What is involved here is a complex mix of health provision, lifestyle and genetic differences, and any response needs to take account of all of these.

Raising the health and life expectancy of the Finnish population would be one sure way to raising GDP per capita, another way (in the longer term) would be raising fertility back up to replacement levels, and a third path would be extending the younger labour force by encouraging immigration (which interestingly has been on the rise in the Helsinki area in recent months, although if many of the newcomers simply arrive from equally affected Estonia this is nothing more than moving the deckchairs around). Whichever way you look at it though, in both the short and longer term the deterioration in Finland’s trade surplus needs to be addressed. If it isn’t the outcome will not be a pleasant sight.

This entry was posted in A Fistful Of Euros, Economics and demography, Economics: Country briefings by Edward Hugh. Bookmark the permalink.

About Edward Hugh

Edward 'the bonobo is a Catalan economist of British extraction. After being born, brought-up and educated in the United Kingdom, Edward subsequently settled in Barcelona where he has now lived for over 15 years. As a consequence Edward considers himself to be "Catalan by adoption". He has also to some extent been "adopted by Catalonia", since throughout the current economic crisis he has been a constant voice on TV, radio and in the press arguing in favor of the need for some kind of internal devaluation if Spain wants to stay inside the Euro. By inclination he is a macro economist, but his obsession with trying to understand the economic impact of demographic changes has often taken him far from home, off and away from the more tranquil and placid pastures of the dismal science, into the bracken and thicket of demography, anthropology, biology, sociology and systems theory. All of which has lead him to ask himself whether Thomas Wolfe was not in fact right when he asserted that the fact of the matter is "you can never go home again".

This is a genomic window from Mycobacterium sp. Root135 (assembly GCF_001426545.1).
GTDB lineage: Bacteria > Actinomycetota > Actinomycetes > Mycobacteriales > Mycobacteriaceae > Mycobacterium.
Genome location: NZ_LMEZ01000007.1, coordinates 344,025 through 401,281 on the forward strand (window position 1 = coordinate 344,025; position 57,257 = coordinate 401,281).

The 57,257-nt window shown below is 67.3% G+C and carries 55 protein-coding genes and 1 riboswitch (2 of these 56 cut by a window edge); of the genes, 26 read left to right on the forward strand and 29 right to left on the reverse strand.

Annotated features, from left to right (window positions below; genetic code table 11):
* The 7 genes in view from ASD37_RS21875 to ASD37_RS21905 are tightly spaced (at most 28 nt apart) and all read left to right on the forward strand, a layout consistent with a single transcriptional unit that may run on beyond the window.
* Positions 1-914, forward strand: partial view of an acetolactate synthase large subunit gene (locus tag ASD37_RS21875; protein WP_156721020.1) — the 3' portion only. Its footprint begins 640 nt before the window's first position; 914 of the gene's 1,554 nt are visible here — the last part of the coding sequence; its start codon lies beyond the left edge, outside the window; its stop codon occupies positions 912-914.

9 thoughts on “To The Finland Station And Back Again

  1. I love the graphs on construction output. There are 25% and 16% peaks – this at the time when every politician worried that the construction sector was “overheating”. But in spite of this, there’s no increase in the completed dwellings?

    So, what’s the deal? “Dwellings” include only those houses and flats which serve as abodes for actual people, but excludes supermarkets, shopping centres, nuclear reactors and other stuff like that?

    I wouldn’t call it a “massive boom”, but at least on the street level, and judging by that first graph, the surge in Finnish construction activity, when compared with the late ’90s, was visible enough.

    (Focusing on private construction, of course, and leaving aside roads, bridges and other such public works, although there was an increase even on that part of the construction sector.)

    Other than that, while it’s not your intention, there are some anti-EU populist politicians who would read this with delight, cherry-picking those comments where you propose that “the euro might be a factor, with the loss of control over monetary policy leading to a steady deterioration in the level of international competitiveness” and “it could be that the EMU membership may have up to now slowed down rather than accelerating the reform process”.

    Also, yes, the old-age pension system became more flexible in 2005; whether this could be described a “major reform” depends on the viewpoint. This is still an incendiary topic. The Prime Minister’s proposal of gradually raising the minimum pension age from 63 to 65 caused a massive political uproar back in March. The end result was that the government withdrew its initial proposal, and the trade unions hammered down a new, watered-down resolution which stated that the “average exit age of 59,4 from the labour market should be raised by three years”… by the year 2025.